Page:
U.S.C. 1441a(b). The RTC operated under limited authority solely to resolve FSLICinsured institutions declared insolvent between January 1, 1989, and July 1, 1995. 12
U.S.C. 1441a(b)(3). It was funded separately by the Resolution Funding Corporation.
12 U.S.C. 1441b(a). On December 31, 1995, the RTC dissolved and FDIC took over its
remaining responsibilities. 12 U.S.C. 1441a(m).
Turning now to Rosenthal's collateral estoppel argument, we note there is no
evidence indicating RTC ever owned or otherwise held the claim against Rosenthal for
breaching the amended stipulation with American Savings. In fact, RTC was not in
existence at the time of the transfer of assets from American Savings to Federal American
in September 1988 or at the time Federal American's assets were transferred to other
entities in December 1988. See, e.g., Resolution Trust Corp. v. Starkey, 41 F.3d 1018,
1021 (5th Cir. 1995) (noting RTC created on August 9, 1989). Although Rosenthal
attempts to create a connection with RTC by arguing RTC had some administrative
involvement with New West and would indirectly benefit from any recovery New West
made on the claim, these arguments fail to demonstrate RTC had any specific interest in
the claim (i.e., that RTC ever owned the claim). Accordingly, we conclude the RTC
agreement does not encompass the claim at issue here and reject Rosenthal's collateral
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estoppel argument. See generally Maryland Cas. Co. v. Messina, 874 P.2d 1058, 1061
(Colo. 1994) (outlining requirements for establishing collateral estoppel).1
The closer question is whether New West presented sufficient evidence to allow
the district court to conclude, as a matter of law, that it was the real party in interest.
Under Colorado law, "[t]he real party in interest is the party who, by virtue of the
substantive law, has the right to invoke the aid of the court to vindicate the legal interest
in question." Steiger v. Burroughs, 878 P.2d 131, 135 (Colo. App. 1994). Here, New
West submitted the affidavit of Kathleen Malone, assistant corporate secretary for New
West, in an effort to demonstrate it was the real party in interest. Malone generally
alleged New West was the owner of the claim against Rosenthal. Notably, however, the
affidavit did not trace the specific path of the claim from American Savings to New West,
nor did New West submit sufficient documentation to support Malone's general
allegations. More troubling is the fact that some of the evidence in the record on appeal
appears to controvert certain of Malone's statements. In particular, there is evidence in
the record indicating two entities not mentioned in Malone's affidavit (C.B. Savings and
Loan Association and American Real Estate Group) received some of Federal American's
assets. In light of these discrepancies, we conclude the district court erred in entering
summary judgment in favor of New West when there remains a genuine issue of material
fact as to whether New West was in fact the owner of the claim against Rosenthal at the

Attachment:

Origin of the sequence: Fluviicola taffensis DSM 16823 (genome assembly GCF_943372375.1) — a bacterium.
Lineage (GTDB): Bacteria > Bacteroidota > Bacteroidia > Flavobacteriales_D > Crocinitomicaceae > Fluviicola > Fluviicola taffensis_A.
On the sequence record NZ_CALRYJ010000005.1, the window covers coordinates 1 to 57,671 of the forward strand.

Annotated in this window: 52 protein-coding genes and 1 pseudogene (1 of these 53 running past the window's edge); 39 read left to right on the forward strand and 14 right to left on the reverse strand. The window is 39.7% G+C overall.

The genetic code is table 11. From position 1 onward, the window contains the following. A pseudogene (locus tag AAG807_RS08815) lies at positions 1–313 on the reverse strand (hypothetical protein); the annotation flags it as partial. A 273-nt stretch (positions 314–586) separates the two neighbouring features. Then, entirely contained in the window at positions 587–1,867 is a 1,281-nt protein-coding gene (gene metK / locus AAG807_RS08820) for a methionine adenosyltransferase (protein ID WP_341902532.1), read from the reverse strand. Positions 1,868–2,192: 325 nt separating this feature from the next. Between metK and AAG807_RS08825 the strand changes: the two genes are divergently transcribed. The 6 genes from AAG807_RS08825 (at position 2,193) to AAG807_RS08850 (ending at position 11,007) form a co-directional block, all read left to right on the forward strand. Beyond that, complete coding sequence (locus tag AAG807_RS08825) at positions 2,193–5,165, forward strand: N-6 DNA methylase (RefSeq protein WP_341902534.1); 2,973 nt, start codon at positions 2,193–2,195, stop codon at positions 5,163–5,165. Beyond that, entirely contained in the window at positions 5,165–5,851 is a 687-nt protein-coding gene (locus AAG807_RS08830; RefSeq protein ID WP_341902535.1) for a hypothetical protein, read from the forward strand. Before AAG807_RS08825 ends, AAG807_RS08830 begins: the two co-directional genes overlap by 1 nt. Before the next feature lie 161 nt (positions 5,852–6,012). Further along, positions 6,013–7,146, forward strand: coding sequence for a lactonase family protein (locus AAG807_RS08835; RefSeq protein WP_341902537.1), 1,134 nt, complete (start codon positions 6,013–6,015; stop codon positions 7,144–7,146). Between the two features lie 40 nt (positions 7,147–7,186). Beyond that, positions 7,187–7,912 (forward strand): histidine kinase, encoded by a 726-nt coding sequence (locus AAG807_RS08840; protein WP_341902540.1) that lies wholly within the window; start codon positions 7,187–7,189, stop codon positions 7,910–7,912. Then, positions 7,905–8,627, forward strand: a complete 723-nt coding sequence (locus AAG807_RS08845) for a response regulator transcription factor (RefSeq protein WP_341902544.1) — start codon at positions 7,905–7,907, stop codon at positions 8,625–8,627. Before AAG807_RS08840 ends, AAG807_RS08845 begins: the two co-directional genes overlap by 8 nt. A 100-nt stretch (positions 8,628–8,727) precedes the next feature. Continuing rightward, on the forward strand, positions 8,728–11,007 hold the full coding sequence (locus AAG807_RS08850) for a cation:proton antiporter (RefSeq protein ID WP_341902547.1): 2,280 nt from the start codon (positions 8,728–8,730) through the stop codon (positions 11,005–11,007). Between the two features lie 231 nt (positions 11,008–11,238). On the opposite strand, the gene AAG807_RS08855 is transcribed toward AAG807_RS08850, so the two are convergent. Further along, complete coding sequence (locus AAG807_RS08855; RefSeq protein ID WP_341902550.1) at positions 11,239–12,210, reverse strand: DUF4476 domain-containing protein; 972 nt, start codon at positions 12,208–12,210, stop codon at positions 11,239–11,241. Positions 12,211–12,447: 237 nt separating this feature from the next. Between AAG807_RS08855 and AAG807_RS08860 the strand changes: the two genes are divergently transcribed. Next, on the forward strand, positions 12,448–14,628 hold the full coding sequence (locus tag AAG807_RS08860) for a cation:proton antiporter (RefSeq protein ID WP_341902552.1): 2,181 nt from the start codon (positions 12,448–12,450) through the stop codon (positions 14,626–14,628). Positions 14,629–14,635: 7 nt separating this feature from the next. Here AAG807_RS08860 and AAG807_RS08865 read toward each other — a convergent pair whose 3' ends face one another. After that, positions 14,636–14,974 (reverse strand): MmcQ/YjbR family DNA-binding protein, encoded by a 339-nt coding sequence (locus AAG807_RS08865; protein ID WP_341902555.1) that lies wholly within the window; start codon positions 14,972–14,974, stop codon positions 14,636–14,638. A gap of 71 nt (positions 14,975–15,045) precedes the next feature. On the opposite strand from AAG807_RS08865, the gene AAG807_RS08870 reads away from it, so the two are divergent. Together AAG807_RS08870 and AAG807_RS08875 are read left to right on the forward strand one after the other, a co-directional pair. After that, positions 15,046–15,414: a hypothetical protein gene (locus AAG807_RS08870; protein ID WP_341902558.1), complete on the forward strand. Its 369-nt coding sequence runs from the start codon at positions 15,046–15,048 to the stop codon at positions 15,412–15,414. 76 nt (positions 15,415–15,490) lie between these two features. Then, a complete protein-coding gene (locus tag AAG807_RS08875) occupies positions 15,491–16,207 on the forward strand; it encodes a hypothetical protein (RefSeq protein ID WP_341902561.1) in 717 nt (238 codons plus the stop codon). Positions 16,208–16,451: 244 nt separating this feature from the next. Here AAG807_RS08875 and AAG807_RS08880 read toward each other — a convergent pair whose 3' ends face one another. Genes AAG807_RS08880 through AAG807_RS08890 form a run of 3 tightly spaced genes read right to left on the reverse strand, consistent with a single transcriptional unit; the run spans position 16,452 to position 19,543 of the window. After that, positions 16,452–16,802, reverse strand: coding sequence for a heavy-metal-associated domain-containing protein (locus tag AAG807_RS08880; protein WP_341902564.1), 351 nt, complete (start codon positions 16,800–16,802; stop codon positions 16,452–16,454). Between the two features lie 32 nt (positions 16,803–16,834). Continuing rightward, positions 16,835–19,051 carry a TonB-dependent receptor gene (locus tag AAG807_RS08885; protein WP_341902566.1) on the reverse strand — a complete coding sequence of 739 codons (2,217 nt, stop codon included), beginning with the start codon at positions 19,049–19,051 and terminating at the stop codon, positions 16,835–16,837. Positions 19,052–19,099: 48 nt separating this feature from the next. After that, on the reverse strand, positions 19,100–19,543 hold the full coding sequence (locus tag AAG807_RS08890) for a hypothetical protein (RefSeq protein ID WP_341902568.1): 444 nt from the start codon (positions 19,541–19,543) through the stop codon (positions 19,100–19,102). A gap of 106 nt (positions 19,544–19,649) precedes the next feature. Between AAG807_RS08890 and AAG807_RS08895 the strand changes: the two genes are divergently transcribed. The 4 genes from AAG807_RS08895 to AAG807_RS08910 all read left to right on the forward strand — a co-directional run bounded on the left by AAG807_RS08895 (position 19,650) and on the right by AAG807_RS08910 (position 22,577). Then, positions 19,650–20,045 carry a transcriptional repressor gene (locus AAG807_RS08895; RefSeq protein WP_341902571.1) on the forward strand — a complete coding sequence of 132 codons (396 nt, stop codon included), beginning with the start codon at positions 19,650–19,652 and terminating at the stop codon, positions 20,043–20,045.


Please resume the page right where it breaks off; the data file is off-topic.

time default judgment was entered.
Although Rosenthal contends additional discovery is needed on the collateral
estoppel issue, we disagree. Other than mere speculation and tenuous theories about
RTC's interest in the claim at issue, Rosenthal has failed to identify any evidence he could
obtain that would demonstrate a direct RTC interest in the instant claim.
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We also conclude Rosenthal should have been given the opportunity to engage in
limited discovery on the real party in interest question prior to the ruling on New West's
summary judgment motion. Although the district court did not expressly address
Rosenthal's Rule 56(f) request for additional discovery, it effectively denied that request
by granting New West's motion for summary judgment. We therefore review the court's
denial for abuse of discretion. International Surplus Lines Ins. Co. v. Wyoming Coal
Refining Systems, 52 F.3d 901, 904 (10th Cir. 1995).
The Supreme Court has suggested summary judgment should be refused where the
nonmoving party has not had the opportunity to discover information that is essential to
his opposition. See Celotex Corp. v. Catrett, 477 U.S. 317, 326 n.6 (1986); Anderson,
477 U.S. at 250 n.5. Similarly, it has been suggested that, because the purpose of Rule
56(f) "is to provide an additional safeguard against an improvident or premature grant of
summary judgment," the rule "should be applied with a spirit of liberality." 10A Charles
A. Wright et al., Federal Practice and Procedure: Civil 2d 2740, at 532 (2d ed. 1983).
Here, Rosenthal complied with 56(f) by filing an affidavit explaining why he could not
controvert specific facts in New West's motion for summary judgment and outlining
evidence he needed to do so. Although some of his discovery requests were overly broad,
we conclude Rosenthal should have been allowed to obtain evidence (either through
document requests or depositions) to verify or controvert New West's assertions that it
owned the claim against him. Because he was denied such discovery, we conclude the
district court abused its discretion.

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III.
For the reasons stated, we reverse the judgment of the district court and remand for
further proceedings on Rosenthal's motion for relief from judgment to determine whether
Rosenthal can meet his burden of showing that New West was not the real party in
interest at the time the default judgment was entered. Although Rosenthal should be
allowed to engage in additional discovery on this narrow issue, we encourage the court to
exercise its authority to strictly limit the scope of Rosenthal's discovery requests. See
10A Wright, supra, 2740, at 539 (recognizing court's authority to limit scope of
requested discovery under Rule 56(f)).
REVERSED and REMANDED for further proceedings consistent with this order.
Entered for the Court
Mary Beck Briscoe
Circuit Judge